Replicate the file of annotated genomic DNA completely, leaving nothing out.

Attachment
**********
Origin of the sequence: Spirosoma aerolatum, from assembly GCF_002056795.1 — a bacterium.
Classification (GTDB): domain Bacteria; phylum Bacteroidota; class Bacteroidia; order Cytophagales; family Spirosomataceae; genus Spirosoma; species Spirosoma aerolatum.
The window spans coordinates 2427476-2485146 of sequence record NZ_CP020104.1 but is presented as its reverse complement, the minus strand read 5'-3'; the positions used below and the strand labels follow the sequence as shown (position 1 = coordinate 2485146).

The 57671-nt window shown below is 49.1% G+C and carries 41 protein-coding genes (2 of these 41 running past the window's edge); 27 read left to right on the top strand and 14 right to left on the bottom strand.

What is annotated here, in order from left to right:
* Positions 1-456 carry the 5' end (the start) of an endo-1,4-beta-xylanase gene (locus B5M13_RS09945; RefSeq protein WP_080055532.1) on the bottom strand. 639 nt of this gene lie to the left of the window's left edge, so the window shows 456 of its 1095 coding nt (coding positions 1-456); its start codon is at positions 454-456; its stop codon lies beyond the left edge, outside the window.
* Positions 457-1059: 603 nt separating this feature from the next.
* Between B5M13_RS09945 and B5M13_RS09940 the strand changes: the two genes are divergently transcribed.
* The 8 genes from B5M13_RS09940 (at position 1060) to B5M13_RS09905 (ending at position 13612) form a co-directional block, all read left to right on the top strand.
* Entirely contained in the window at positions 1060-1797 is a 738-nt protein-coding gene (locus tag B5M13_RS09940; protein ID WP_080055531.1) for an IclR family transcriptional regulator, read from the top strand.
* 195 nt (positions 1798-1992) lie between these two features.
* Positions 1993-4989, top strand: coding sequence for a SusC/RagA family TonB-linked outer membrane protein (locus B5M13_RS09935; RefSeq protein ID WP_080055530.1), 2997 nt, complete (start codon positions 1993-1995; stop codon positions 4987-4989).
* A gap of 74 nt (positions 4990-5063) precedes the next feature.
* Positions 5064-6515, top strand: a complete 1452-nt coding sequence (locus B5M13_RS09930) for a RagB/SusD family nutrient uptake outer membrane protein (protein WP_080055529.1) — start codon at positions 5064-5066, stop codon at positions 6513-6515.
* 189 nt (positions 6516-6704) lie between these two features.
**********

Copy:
Origin of the sequence: Spirosoma aerolatum, from assembly GCF_002056795.1 — a bacterium.
Classification (GTDB): domain Bacteria; phylum Bacteroidota; class Bacteroidia; order Cytophagales; family Spirosomataceae; genus Spirosoma; species Spirosoma aerolatum.
The window spans coordinates 2427476-2485146 of sequence record NZ_CP020104.1 but is presented as its reverse complement, the minus strand read 5'-3'; the positions used below and the strand labels follow the sequence as shown (position 1 = coordinate 2485146).

The 57671-nt window shown below is 49.1% G+C and carries 41 protein-coding genes (2 of these 41 running past the window's edge); 27 read left to right on the top strand and 14 right to left on the bottom strand.

What is annotated here, in order from left to right:
* Positions 1-456 carry the 5' end (the start) of an endo-1,4-beta-xylanase gene (locus B5M13_RS09945; RefSeq protein WP_080055532.1) on the bottom strand. 639 nt of this gene lie to the left of the window's left edge, so the window shows 456 of its 1095 coding nt (coding positions 1-456); its start codon is at positions 454-456; its stop codon lies beyond the left edge, outside the window.
* Positions 457-1059: 603 nt separating this feature from the next.
* Between B5M13_RS09945 and B5M13_RS09940 the strand changes: the two genes are divergently transcribed.
* The 8 genes from B5M13_RS09940 (at position 1060) to B5M13_RS09905 (ending at position 13612) form a co-directional block, all read left to right on the top strand.
* Entirely contained in the window at positions 1060-1797 is a 738-nt protein-coding gene (locus tag B5M13_RS09940; protein ID WP_080055531.1) for an IclR family transcriptional regulator, read from the top strand.
* 195 nt (positions 1798-1992) lie between these two features.
* Positions 1993-4989, top strand: coding sequence for a SusC/RagA family TonB-linked outer membrane protein (locus B5M13_RS09935; RefSeq protein ID WP_080055530.1), 2997 nt, complete (start codon positions 1993-1995; stop codon positions 4987-4989).
* A gap of 74 nt (positions 4990-5063) precedes the next feature.
* Positions 5064-6515, top strand: a complete 1452-nt coding sequence (locus B5M13_RS09930) for a RagB/SusD family nutrient uptake outer membrane protein (protein WP_080055529.1) — start codon at positions 5064-5066, stop codon at positions 6513-6515.
* 189 nt (positions 6516-6704) lie between these two features.